|Having come from the quarry above the Cuween Hill tomb and crossed over to pass by the Torriedale quarries (where there is a 'folly' of the Buckle's Tower type with the flag steps used during its construction still protruding) I decided to approach Buckle's Tower in the most direct manner. Just N of Upper Springrose are the first 2 of three quarries on the SW side of Heddle Hill. The 1880 survey shows the two quarries with a more distinct seperation and a track splitting to reach the facing ends. Quarry A (at the east) is pointed towards the SE corner but straight at the W side, quarry B (at the W) simply rectangular. Taking the whole as 30 back then, A is 9 by 7 and B is 11 by just under 7. They are just generic representations of varying length now from HY35341287-35471282 with a slighter seperation, the start of B at HY35821234. From here you will need boots, or better yet wellingtons. Between Ouraquoy and Buckle's Tower on the modern map is a kidney-shaped quarry I shall call Oweraquoy. In 1880 this was an L-shape, on my scale 7 N-S by just over 11 E-W with a width varing 3-4. Pastmap shows the kidney HY35031305-HY35081305 by 35061303-35051307 and I'm not 100% certain the areas covered are the same. On the NW side of the Hill of Heddle is the quarry containing Buckle's Tower. This I call Buckle quarry, a long quarry, most of which unfortunately lies within the bounds of Heddle Quarry. Again the modern map again has more of a generic representation e.g. the hard corner I refer to later doesn't appear now. Buckle's Tower almost marks where this quarry from being relatively pinched broadens out in size and openness and turns southward, ending at HY34951813. On the old map it is even more apparent that the S tip of the Buckle quarry is directed towards the W end of what I call the Oweraquoy quarry, whether by accident or design. On to my observations.
As I came to the inner end of the Upper Springrose A I saw a length of drystane wall against the top, half-a-dozen courses or so. Which I thought nothing of until I climbed up and found a square structure of drystane walling sunk into the earth [structure 1]. Admittedly only two sides are completely exposed, roughly a dozen courses high. All over the 'mounds' at the edge of the quarries are a multitude of large slab-like stones, a few of which may be the remains of further structures. The piece between the two quarries shows remains of a drystane wall at the top, not so well preserved. Using the photos as an aide-memoire the second quarry itself is more clear-cut as the eastern end is a sudden drop and you would have to come in by the western end, which is now blocked by a drystone wall of relatively recent construction (having a top course of vertical stones). At another end a short drystane wall arc backs against the earth between two natural rocky streches, over twenty courses high but tapering noticeably to the bottom. I believe I have seen them in other places in Orkney where burns issue underneath but don't think that the case here. Close by the largest drystane wall is set over two-dozen courses high into the front of a ?mound. I wonder if it has been part of a structure [structure ?2] as two vertical lines in plain sight look like the result of blocking in and there are a few courses of smaller stones on a level with the top further back that could be either a side or another wall (with the ?mound's top a bit above that).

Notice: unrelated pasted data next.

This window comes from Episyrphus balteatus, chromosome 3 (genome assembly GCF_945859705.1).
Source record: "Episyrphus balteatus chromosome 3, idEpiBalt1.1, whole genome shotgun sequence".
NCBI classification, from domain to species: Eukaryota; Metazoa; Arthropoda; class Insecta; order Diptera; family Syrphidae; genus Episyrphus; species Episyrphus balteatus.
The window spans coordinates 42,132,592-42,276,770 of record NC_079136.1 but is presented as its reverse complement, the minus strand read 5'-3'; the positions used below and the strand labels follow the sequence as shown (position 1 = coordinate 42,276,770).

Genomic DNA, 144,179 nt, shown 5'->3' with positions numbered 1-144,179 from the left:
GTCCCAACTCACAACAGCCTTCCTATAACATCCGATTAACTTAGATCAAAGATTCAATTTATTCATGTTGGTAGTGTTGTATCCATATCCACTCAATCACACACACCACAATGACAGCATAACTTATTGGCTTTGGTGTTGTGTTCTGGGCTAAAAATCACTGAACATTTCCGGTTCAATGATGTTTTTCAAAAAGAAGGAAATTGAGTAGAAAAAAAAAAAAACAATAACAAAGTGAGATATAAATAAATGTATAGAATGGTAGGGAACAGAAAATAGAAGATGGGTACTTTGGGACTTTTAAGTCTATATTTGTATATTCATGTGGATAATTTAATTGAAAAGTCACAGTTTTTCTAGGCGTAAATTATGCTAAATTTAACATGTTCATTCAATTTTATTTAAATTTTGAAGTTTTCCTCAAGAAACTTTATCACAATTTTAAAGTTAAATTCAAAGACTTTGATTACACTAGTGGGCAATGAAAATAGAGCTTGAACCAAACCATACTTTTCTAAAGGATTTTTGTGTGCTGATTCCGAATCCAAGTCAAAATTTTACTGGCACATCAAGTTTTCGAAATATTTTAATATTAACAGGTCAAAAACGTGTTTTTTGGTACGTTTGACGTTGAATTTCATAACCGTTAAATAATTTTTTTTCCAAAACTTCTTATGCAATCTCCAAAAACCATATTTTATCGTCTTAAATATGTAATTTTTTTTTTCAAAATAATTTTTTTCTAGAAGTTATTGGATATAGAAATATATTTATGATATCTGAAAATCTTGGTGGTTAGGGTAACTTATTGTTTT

Oweraquoy resembles a prehistoric mound with a smaller and much slighter mound uphill. This latter would be the N end of the early survey's L-shape. Walking up to it there is an erect slab with a couple of feet visible and there seem to be at least a couple more barely protruding. These could form a boundary and if the sunken slabs are gone by it would be a very old quarry I feel. From the other quarries the mound positively gleams. Closer to there is evidence for collapse and in photos I see amongst the debris walling remains of a structure or structures (nearly a dozen courses standing at the top of the western end and up on the mound remains of another wall of similar height cutting across to the top of the quarry's eastern end where the walling survives best). Down inside are three contiguous stretches of walling that arouse the brochaholic in me, two complete and semi-circular and the third surviving less well but probably similarly shaped (or perhaps more of the second). I did initially think that they backed against the quarry as there is such a one in an Upper Springrose quarry (though tapered to the bottom, a design generally placed across a small burn), but above them only collapsed stones and turf. Rather small but ?roundhouse tradition or Pictish figure-of-eight. And if this didn't have the label quarry you might think two cultures seperated by time. Wouldn't surprise me as what are now seen as quarries can be places where prehistory has been quarried initially and then they just continued digging. At the far end is another straight section of drystane ?blocking wall set against the back. On the mound above there is perhaps the corner of another structure, though it could equally be one wall set against another as that against the mound (perhaps itself a corner) is about twice the height of the other and the stones seem thicker.